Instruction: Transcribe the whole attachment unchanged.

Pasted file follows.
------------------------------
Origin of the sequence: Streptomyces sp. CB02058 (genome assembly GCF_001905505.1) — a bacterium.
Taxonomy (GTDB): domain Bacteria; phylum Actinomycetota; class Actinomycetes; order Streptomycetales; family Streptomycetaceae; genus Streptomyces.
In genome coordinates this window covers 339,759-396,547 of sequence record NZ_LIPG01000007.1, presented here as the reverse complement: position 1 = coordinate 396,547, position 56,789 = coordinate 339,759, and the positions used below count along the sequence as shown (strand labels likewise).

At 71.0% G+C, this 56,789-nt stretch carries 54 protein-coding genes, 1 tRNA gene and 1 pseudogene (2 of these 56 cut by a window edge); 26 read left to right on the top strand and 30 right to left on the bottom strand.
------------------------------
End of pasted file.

Origin of the sequence: Streptomyces sp. CB02058 (genome assembly GCF_001905505.1) — a bacterium.
Taxonomy (GTDB): domain Bacteria; phylum Actinomycetota; class Actinomycetes; order Streptomycetales; family Streptomycetaceae; genus Streptomyces.
In genome coordinates this window covers 339,759-396,547 of sequence record NZ_LIPG01000007.1, presented here as the reverse complement: position 1 = coordinate 396,547, position 56,789 = coordinate 339,759, and the positions used below count along the sequence as shown (strand labels likewise).

At 71.0% G+C, this 56,789-nt stretch carries 54 protein-coding genes, 1 tRNA gene and 1 pseudogene (2 of these 56 cut by a window edge); 26 read left to right on the top strand and 30 right to left on the bottom strand.